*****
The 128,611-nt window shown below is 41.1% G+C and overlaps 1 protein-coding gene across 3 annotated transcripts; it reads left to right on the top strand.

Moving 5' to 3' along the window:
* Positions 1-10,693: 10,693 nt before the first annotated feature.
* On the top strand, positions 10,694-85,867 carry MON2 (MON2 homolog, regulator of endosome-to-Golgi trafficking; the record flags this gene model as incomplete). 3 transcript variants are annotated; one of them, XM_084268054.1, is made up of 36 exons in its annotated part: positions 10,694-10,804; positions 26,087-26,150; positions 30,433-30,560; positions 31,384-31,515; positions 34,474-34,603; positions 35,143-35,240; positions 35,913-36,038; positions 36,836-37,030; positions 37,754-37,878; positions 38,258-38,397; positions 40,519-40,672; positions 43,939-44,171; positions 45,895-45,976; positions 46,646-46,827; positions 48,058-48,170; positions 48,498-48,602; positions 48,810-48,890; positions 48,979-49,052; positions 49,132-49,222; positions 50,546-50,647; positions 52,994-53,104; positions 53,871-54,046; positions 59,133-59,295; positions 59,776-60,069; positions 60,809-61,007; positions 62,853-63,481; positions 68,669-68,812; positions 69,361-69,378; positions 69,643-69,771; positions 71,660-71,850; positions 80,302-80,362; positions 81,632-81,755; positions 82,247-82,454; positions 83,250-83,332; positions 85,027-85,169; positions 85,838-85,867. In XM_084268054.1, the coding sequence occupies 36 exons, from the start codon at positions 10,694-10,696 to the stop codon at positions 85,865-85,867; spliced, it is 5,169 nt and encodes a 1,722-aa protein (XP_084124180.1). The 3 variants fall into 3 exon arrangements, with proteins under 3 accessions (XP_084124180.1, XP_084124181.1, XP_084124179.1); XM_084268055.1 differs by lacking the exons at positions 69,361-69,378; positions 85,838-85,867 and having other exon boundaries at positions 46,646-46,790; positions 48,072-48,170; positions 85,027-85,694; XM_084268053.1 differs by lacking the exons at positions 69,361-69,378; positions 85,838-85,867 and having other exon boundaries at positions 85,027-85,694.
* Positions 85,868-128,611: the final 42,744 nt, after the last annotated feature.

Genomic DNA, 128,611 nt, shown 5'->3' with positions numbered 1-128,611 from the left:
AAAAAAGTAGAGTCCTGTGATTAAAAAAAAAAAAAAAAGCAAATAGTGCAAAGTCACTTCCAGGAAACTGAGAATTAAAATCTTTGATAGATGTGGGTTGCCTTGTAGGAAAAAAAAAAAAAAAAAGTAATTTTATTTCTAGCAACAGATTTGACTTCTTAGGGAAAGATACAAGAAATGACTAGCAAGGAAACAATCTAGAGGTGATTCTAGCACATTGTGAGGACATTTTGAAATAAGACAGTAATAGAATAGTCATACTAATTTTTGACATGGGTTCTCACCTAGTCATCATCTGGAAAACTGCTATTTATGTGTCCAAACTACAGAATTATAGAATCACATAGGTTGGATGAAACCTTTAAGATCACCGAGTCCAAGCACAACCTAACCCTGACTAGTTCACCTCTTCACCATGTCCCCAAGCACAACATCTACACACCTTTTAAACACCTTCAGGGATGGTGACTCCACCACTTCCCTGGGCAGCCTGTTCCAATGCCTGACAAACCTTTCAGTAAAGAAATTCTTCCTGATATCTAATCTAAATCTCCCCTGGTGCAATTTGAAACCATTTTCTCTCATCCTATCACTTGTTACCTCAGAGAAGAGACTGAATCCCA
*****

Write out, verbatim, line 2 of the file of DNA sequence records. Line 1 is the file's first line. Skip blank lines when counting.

Moving 5' to 3' along the window: